On Tue, 27 Jan 1998, Erin Templeton wrote:
>         I hardly think that the reason younger scholars and stdents of
> literature have "hardly even heard of [Pound]" is because the Cantos aren't
> available on the Web.  While electronic access might be convenient, it isn't
> preventing students and aspiring scholars from reading EP.  Perhaps a more
> likely reason is his conspicuous absence from the classroom--whether because
> his poetry is "too difficult" or because many instructors find his politics
> distasteful or inappropriate for the classroom.  As an undergraduate, I was
> always curious about Pound, but never got the chance to read him.  It wasn't
> until my second semester of graduate school that I found his work on a
> syllabus, and even still, I find that the pre-dominant attitude among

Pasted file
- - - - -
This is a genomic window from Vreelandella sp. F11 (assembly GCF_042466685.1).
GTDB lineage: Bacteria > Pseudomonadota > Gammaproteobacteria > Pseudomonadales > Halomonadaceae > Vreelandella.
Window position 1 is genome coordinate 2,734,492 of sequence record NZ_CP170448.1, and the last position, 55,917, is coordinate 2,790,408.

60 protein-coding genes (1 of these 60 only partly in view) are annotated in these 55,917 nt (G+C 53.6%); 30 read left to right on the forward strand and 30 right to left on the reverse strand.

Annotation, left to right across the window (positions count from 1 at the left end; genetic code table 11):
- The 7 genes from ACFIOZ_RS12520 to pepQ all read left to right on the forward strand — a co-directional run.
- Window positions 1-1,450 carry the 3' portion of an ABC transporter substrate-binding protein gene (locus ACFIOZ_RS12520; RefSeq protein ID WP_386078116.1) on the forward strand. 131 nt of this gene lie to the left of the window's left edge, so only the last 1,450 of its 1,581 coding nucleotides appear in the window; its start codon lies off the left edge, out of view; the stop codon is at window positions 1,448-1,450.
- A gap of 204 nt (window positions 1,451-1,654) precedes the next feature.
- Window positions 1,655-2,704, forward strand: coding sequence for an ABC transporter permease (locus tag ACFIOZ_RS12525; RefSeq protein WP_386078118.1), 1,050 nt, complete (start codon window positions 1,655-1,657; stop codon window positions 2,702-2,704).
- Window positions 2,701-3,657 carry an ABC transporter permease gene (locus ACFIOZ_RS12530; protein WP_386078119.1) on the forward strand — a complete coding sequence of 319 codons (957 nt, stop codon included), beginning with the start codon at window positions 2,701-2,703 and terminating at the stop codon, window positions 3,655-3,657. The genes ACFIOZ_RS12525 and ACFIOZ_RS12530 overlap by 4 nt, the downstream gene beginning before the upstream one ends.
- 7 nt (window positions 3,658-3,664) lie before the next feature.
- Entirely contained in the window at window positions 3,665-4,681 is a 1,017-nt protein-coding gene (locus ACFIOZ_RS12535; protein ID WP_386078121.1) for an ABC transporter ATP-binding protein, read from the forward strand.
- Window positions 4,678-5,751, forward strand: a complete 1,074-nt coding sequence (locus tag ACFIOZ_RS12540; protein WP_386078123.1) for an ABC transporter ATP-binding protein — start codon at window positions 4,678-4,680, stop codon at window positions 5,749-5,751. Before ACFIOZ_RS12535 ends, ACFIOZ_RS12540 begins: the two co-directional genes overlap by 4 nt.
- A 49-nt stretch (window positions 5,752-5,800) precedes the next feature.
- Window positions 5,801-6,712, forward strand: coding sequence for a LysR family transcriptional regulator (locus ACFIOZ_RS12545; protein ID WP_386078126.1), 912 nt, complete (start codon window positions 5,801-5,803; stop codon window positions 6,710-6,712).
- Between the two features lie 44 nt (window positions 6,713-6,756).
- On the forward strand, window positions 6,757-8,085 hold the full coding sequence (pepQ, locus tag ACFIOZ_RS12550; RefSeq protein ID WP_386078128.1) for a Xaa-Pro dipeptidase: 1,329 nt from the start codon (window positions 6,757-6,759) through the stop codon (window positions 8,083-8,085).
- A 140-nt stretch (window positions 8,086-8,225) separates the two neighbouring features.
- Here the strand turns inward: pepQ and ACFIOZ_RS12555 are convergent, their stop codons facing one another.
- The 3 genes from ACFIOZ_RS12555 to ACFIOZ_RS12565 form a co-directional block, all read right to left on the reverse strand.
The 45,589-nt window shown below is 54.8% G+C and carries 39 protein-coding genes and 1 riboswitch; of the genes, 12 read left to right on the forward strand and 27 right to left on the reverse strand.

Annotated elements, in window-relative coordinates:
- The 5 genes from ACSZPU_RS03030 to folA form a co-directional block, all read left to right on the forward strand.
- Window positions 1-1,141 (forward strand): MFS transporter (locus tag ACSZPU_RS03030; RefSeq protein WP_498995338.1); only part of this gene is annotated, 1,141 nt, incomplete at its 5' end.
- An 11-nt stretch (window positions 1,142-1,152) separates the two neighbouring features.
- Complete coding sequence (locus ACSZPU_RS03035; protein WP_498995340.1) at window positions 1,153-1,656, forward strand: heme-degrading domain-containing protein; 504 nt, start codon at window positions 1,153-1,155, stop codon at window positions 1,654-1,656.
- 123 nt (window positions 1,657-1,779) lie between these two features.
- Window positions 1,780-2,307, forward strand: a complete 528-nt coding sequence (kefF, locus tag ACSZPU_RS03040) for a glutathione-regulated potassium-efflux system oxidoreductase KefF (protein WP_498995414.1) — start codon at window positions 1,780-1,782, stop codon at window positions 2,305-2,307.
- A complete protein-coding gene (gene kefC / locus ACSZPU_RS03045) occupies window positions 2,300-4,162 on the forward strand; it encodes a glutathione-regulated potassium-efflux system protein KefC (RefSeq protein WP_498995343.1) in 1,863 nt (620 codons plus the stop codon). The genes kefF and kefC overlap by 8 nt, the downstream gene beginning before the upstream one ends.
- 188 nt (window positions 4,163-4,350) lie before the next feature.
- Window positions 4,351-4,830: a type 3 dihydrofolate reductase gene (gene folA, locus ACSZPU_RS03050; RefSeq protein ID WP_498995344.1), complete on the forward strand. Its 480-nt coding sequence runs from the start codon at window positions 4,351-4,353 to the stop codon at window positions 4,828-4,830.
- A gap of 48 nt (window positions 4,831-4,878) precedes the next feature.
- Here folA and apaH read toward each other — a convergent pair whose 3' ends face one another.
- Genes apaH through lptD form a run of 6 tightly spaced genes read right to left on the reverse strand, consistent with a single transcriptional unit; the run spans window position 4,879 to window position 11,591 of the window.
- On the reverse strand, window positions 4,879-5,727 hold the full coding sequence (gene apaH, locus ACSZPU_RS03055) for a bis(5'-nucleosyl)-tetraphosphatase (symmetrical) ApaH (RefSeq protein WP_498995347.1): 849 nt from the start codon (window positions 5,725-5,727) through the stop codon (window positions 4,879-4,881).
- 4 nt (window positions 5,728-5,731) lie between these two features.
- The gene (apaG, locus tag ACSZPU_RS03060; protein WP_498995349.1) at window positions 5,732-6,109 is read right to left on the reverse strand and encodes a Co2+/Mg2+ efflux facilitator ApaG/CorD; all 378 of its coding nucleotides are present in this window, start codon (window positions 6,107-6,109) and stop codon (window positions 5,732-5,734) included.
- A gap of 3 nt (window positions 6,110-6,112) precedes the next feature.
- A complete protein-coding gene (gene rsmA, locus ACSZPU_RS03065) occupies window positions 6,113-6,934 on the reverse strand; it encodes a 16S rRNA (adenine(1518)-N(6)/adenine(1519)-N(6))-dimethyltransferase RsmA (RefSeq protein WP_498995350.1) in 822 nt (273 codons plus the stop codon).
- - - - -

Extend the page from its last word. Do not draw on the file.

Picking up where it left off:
> professors and students is one of grudging appreciation--yes, he was an
> important figure, but his poetry is difficult to understand and often  best
> left to interested individuals with lots of free time and additional
> references.  Availability of texts, in my opinion, isn't the problem--it's
> Pound's troubled position within the institution.
As another 20-almost-30-nothinger, I'll second Erin's observations. A lot
of academics just don't want to deal with Pound, especially when it comes
to the politics. Comments I've heard in my academic career (quotations
somewhat approximate):
"Social credit was an idea Pound got from Wyndham Lewis, who was a
fascist." (End of that topic)
"Who was that mentor of Eliot's who loved Mussolini?" (meaning Pound).
I think Pound, despite his difficulty, can be friendlier to non-academics,
especially by way of his often delightfully irreverent prose (I found
solace in the ABC of Economics during a bad unemployed period between grad
Back to lurk mode.
William Cole                        <[log in to unmask]>
Dept. of English
University of Georgia
"A sound poetic training is nothing more that the science of being
discontented." --Ezra Pound